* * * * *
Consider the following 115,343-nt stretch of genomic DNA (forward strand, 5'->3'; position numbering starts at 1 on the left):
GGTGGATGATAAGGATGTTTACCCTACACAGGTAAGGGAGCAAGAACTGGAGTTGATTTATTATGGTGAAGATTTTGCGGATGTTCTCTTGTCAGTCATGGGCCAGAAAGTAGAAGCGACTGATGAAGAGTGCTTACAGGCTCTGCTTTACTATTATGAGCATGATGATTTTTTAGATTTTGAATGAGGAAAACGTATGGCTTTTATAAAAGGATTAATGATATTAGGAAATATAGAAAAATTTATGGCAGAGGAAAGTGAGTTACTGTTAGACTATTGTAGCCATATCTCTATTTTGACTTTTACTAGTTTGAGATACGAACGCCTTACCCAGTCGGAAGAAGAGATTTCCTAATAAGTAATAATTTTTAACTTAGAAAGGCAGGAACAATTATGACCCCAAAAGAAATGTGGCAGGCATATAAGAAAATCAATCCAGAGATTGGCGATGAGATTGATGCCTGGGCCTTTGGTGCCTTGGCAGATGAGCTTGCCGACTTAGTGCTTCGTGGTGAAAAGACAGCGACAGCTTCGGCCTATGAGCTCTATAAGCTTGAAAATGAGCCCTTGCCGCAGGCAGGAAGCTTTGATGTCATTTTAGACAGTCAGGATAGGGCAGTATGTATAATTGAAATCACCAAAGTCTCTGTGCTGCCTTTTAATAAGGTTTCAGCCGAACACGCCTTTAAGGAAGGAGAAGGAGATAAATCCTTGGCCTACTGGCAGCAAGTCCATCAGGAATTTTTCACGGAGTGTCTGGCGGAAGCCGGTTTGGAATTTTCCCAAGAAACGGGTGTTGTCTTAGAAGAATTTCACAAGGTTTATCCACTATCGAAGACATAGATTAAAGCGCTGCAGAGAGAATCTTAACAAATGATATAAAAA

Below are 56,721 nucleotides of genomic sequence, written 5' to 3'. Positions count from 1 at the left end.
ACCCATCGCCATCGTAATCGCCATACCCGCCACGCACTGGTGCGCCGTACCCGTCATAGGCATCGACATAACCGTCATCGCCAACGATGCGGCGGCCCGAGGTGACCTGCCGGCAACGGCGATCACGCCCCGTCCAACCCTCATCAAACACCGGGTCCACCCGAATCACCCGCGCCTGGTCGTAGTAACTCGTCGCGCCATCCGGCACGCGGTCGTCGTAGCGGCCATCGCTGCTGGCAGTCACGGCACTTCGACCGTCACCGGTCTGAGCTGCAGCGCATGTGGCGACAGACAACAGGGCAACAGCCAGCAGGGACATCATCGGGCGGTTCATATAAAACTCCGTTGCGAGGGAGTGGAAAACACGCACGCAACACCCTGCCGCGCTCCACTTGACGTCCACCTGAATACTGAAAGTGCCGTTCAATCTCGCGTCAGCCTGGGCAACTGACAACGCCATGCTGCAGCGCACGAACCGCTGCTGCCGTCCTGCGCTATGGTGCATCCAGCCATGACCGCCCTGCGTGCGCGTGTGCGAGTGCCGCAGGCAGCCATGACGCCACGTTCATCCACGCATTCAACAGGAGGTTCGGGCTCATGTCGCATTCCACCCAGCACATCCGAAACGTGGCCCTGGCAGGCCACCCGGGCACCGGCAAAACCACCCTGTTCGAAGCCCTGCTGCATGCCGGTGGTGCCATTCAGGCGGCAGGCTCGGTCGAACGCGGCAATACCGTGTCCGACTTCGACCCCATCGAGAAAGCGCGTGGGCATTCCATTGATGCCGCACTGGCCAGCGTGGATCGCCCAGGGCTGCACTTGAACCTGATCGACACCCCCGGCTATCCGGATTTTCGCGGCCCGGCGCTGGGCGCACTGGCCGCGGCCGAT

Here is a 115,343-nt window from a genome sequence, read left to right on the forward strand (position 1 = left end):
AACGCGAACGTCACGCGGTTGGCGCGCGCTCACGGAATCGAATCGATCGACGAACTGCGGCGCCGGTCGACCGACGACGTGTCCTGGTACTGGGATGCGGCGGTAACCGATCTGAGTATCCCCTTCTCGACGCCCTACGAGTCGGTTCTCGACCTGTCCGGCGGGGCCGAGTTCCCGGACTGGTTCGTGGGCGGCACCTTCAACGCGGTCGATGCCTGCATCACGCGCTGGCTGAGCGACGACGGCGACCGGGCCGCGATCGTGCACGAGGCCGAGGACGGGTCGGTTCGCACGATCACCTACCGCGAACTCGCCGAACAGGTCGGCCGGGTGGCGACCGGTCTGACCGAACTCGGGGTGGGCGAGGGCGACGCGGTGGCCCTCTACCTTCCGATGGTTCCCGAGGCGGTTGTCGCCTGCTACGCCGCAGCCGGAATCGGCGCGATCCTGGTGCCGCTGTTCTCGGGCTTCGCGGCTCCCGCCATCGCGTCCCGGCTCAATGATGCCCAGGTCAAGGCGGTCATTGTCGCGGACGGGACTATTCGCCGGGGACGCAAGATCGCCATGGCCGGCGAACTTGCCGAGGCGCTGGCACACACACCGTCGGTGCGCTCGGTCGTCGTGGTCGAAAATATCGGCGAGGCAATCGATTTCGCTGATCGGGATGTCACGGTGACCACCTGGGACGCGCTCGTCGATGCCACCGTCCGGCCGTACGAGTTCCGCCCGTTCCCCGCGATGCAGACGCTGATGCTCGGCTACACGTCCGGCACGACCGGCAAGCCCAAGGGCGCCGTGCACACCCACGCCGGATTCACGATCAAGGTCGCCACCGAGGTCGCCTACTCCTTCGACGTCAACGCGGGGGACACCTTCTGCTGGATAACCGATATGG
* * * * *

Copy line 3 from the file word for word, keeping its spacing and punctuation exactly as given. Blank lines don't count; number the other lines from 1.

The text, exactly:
Below are 56,721 nucleotides of genomic sequence, written 5' to 3'. Positions count from 1 at the left end.